Monday, January 25, 2010

the absense of bold guessing

In classes full of 20 or 30 students do we find time available for students to develop scientific reasoning? It can happen quietly in a wood shop, but when we have that many kids in a class, it takes courage to raise your hand and guess the answer the teacher has in mind, knowing of course that you may be wrong and face embarrassment for your "wrong" answer. We thus discourage what William Whewell described as "bold guessing,"
Bold Guessing. -- Advances in knowledge are not commonly made without the previous exercise of some boldness and license in guessing. The discovery of new truths, requires, undoubtedly, minds careful and scrupulous in examining what is suggested, but it requires, no less, such as are quick and fertile in suggesting. What is invention except the talent of rapidly calling before us many possibilities and selecting the appropriate one?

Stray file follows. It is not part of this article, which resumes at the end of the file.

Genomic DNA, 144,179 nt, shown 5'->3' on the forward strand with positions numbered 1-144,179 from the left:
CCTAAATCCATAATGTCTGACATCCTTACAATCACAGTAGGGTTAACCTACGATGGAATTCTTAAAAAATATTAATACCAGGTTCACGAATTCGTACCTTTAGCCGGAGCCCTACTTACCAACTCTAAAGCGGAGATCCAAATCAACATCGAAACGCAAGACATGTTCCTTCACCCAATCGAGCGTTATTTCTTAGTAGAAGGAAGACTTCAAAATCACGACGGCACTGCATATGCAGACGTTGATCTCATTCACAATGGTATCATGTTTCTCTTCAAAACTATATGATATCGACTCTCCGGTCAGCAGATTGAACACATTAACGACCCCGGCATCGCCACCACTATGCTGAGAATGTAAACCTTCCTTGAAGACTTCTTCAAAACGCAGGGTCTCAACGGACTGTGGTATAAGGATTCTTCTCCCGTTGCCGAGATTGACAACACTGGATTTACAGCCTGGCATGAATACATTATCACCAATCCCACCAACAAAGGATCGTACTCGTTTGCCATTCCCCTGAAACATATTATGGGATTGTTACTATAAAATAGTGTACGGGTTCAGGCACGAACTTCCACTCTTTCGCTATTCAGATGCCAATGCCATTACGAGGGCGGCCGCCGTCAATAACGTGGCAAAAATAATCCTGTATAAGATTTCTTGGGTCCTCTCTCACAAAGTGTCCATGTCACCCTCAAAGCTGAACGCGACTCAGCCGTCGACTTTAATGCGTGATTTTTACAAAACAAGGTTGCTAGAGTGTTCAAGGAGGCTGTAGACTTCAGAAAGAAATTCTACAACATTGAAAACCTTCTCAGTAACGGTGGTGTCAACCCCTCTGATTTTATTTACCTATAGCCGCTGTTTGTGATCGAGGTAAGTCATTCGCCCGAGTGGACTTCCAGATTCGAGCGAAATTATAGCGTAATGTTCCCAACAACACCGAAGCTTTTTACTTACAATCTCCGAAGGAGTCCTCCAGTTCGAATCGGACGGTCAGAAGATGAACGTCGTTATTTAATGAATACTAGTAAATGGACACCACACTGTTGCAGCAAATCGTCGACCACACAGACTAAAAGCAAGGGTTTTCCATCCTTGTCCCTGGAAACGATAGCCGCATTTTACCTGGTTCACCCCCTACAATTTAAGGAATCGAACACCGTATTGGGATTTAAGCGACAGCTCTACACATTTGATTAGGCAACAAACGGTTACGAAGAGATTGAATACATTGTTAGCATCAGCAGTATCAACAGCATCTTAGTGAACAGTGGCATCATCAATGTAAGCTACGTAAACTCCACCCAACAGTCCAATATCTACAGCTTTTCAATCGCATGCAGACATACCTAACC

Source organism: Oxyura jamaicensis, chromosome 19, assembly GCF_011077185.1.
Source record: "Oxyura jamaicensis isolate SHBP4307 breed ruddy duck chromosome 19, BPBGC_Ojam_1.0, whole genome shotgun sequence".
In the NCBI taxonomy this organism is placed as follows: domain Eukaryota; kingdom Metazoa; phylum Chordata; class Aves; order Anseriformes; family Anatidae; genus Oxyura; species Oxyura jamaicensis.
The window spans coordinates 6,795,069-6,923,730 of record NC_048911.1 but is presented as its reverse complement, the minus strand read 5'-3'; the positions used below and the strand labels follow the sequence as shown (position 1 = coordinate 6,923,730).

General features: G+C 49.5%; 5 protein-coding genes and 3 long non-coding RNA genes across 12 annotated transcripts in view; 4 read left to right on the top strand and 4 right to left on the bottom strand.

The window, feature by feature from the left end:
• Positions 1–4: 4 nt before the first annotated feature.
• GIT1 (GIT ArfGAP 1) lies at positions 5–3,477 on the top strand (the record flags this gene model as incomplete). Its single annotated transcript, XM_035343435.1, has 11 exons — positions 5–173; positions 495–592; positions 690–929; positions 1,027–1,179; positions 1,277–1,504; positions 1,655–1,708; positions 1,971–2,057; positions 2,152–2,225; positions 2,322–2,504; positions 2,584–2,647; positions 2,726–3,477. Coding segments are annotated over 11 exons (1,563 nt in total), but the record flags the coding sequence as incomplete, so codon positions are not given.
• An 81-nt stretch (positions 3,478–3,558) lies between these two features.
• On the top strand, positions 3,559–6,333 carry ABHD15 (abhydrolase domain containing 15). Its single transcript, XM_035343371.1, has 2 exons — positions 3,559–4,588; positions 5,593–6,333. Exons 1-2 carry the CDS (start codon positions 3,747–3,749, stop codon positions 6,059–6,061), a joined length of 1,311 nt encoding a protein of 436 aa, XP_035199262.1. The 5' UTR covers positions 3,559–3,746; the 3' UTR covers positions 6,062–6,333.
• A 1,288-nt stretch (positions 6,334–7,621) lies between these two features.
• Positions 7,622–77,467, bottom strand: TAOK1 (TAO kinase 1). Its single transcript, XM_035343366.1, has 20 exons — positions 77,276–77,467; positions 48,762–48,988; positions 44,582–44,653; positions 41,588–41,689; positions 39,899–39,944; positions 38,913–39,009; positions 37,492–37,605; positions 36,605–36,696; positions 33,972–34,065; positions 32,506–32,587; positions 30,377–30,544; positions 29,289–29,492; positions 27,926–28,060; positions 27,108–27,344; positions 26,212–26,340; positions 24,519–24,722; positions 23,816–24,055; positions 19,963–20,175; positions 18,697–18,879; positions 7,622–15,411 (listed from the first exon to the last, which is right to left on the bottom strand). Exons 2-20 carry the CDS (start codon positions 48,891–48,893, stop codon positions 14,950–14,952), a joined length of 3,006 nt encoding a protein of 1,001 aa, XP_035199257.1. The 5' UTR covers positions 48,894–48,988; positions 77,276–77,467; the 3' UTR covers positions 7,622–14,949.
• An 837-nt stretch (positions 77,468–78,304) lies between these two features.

Whewell in describing the methods of Keppler in his book, History of the Inductive Sciences, 1837, outlined four important points as follows:
1. Bold Guessing, as described above.
2. Erroneous guessing -- recognizing "All who discover truths must have reasoned upon many errors to obtain each truth."
3. Skill in devising means of testing the truth of guesses.
4. Willingness to abandon an erroneous guess or untenable hypothesis as soon as it is recognized.
These are the kinds of lessons we learn when we have woodworking, crafts, the arts, and laboratory science as the center of the educational process... where students learn by doing in a project based learning environment... But that we won't get by sitting quietly at your desk or on your hands. And so, if our purpose is to develop complaisant conformity in support the consumer economy, we have the perfect educational model. If we want to develop students for creativity and problem solving as will be required by the future we face, we need to make a few changes.

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